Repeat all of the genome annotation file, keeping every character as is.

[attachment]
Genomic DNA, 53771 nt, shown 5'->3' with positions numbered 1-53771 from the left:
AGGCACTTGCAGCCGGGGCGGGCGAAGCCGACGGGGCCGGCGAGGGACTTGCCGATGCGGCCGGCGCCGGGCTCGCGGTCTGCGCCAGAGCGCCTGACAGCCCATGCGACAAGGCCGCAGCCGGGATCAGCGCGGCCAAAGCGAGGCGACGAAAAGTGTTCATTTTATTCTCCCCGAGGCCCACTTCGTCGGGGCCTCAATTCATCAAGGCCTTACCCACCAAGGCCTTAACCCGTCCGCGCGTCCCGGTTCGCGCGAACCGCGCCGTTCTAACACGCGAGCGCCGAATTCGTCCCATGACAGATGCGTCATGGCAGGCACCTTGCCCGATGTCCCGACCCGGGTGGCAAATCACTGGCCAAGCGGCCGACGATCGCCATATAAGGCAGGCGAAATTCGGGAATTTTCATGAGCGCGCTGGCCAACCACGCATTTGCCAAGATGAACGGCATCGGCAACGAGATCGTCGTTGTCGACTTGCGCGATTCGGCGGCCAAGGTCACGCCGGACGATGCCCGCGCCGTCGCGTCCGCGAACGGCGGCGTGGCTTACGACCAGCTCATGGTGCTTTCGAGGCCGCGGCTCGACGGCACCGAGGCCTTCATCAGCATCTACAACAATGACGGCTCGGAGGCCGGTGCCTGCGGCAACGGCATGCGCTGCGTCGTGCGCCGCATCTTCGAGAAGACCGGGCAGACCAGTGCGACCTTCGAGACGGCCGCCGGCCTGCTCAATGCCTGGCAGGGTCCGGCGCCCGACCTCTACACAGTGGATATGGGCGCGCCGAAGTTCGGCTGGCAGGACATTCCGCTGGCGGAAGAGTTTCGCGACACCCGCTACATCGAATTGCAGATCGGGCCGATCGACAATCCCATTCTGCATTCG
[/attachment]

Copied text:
Genomic DNA, 53771 nt, shown 5'->3' with positions numbered 1-53771 from the left:
AGGCACTTGCAGCCGGGGCGGGCGAAGCCGACGGGGCCGGCGAGGGACTTGCCGATGCGGCCGGCGCCGGGCTCGCGGTCTGCGCCAGAGCGCCTGACAGCCCATGCGACAAGGCCGCAGCCGGGATCAGCGCGGCCAAAGCGAGGCGACGAAAAGTGTTCATTTTATTCTCCCCGAGGCCCACTTCGTCGGGGCCTCAATTCATCAAGGCCTTACCCACCAAGGCCTTAACCCGTCCGCGCGTCCCGGTTCGCGCGAACCGCGCCGTTCTAACACGCGAGCGCCGAATTCGTCCCATGACAGATGCGTCATGGCAGGCACCTTGCCCGATGTCCCGACCCGGGTGGCAAATCACTGGCCAAGCGGCCGACGATCGCCATATAAGGCAGGCGAAATTCGGGAATTTTCATGAGCGCGCTGGCCAACCACGCATTTGCCAAGATGAACGGCATCGGCAACGAGATCGTCGTTGTCGACTTGCGCGATTCGGCGGCCAAGGTCACGCCGGACGATGCCCGCGCCGTCGCGTCCGCGAACGGCGGCGTGGCTTACGACCAGCTCATGGTGCTTTCGAGGCCGCGGCTCGACGGCACCGAGGCCTTCATCAGCATCTACAACAATGACGGCTCGGAGGCCGGTGCCTGCGGCAACGGCATGCGCTGCGTCGTGCGCCGCATCTTCGAGAAGACCGGGCAGACCAGTGCGACCTTCGAGACGGCCGCCGGCCTGCTCAATGCCTGGCAGGGTCCGGCGCCCGACCTCTACACAGTGGATATGGGCGCGCCGAAGTTCGGCTGGCAGGACATTCCGCTGGCGGAAGAGTTTCGCGACACCCGCTACATCGAATTGCAGATCGGGCCGATCGACAATCCCATTCTGCATTCG